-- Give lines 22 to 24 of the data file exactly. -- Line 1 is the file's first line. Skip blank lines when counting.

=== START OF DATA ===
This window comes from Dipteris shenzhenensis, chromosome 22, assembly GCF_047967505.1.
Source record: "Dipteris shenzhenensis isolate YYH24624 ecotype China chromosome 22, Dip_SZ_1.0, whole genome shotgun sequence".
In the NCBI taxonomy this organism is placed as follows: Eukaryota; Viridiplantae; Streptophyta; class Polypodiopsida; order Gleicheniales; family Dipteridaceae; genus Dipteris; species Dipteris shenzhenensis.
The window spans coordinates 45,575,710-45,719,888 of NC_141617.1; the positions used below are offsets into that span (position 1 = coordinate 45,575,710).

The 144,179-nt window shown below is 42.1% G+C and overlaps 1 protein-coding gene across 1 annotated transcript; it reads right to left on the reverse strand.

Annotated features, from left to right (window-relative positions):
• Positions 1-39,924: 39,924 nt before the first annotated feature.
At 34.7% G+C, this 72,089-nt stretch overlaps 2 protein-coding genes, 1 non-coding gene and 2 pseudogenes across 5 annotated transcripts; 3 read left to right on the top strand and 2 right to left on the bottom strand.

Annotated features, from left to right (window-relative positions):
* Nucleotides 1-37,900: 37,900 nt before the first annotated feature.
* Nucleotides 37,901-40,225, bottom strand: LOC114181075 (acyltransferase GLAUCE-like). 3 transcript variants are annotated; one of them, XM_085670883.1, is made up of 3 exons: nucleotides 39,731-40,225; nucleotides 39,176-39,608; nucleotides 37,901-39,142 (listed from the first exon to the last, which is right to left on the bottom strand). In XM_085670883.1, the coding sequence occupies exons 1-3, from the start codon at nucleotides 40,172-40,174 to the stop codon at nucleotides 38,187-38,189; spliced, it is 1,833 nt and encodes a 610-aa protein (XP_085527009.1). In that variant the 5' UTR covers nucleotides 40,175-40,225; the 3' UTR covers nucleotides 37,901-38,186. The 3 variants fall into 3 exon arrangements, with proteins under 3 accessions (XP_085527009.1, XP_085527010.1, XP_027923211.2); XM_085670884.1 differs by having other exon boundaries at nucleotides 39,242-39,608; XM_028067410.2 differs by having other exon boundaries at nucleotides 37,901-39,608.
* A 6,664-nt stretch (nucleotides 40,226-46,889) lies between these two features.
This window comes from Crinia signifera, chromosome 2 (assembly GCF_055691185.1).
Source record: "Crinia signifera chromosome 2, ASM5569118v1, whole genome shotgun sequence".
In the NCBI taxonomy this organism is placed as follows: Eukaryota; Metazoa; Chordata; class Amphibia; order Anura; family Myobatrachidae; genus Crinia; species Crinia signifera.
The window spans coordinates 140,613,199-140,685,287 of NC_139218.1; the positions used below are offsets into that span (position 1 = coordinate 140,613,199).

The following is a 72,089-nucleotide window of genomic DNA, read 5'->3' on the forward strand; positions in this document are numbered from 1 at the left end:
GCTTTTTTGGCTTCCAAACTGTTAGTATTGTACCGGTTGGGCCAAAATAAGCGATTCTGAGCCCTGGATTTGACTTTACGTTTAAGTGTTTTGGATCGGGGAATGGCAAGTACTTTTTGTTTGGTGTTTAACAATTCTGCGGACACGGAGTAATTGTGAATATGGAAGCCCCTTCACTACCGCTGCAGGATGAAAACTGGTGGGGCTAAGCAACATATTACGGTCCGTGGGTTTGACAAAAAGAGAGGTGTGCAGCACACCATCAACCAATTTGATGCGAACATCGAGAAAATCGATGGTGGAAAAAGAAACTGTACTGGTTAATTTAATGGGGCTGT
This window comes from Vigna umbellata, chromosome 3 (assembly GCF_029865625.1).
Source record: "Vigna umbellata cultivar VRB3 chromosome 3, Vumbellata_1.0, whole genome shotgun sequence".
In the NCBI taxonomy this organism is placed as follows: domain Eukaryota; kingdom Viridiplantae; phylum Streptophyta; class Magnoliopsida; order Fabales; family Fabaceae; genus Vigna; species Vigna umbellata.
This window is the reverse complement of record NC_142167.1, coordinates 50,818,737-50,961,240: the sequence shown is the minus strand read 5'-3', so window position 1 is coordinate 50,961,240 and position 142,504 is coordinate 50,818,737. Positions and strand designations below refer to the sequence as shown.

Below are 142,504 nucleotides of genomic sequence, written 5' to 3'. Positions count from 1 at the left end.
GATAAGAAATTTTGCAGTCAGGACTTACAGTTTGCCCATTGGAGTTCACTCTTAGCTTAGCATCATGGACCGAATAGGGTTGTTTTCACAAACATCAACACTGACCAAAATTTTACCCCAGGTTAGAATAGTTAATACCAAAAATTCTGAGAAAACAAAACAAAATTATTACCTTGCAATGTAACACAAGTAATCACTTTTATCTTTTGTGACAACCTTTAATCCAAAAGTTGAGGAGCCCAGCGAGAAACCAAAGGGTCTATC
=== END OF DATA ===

This window is the reverse complement of record NC_142167.1, coordinates 50,818,737-50,961,240: the sequence shown is the minus strand read 5'-3', so window position 1 is coordinate 50,961,240 and position 142,504 is coordinate 50,818,737. Positions and strand designations below refer to the sequence as shown.

Below are 142,504 nucleotides of genomic sequence, written 5' to 3'. Positions count from 1 at the left end.
GATAAGAAATTTTGCAGTCAGGACTTACAGTTTGCCCATTGGAGTTCACTCTTAGCTTAGCATCATGGACCGAATAGGGTTGTTTTCACAAACATCAACACTGACCAAAATTTTACCCCAGGTTAGAATAGTTAATACCAAAAATTCTGAGAAAACAAAACAAAATTATTACCTTGCAATGTAACACAAGTAATCACTTTTATCTTTTGTGACAACCTTTAATCCAAAAGTTGAGGAGCCCAGCGAGAAACCAAAGGGTCTATC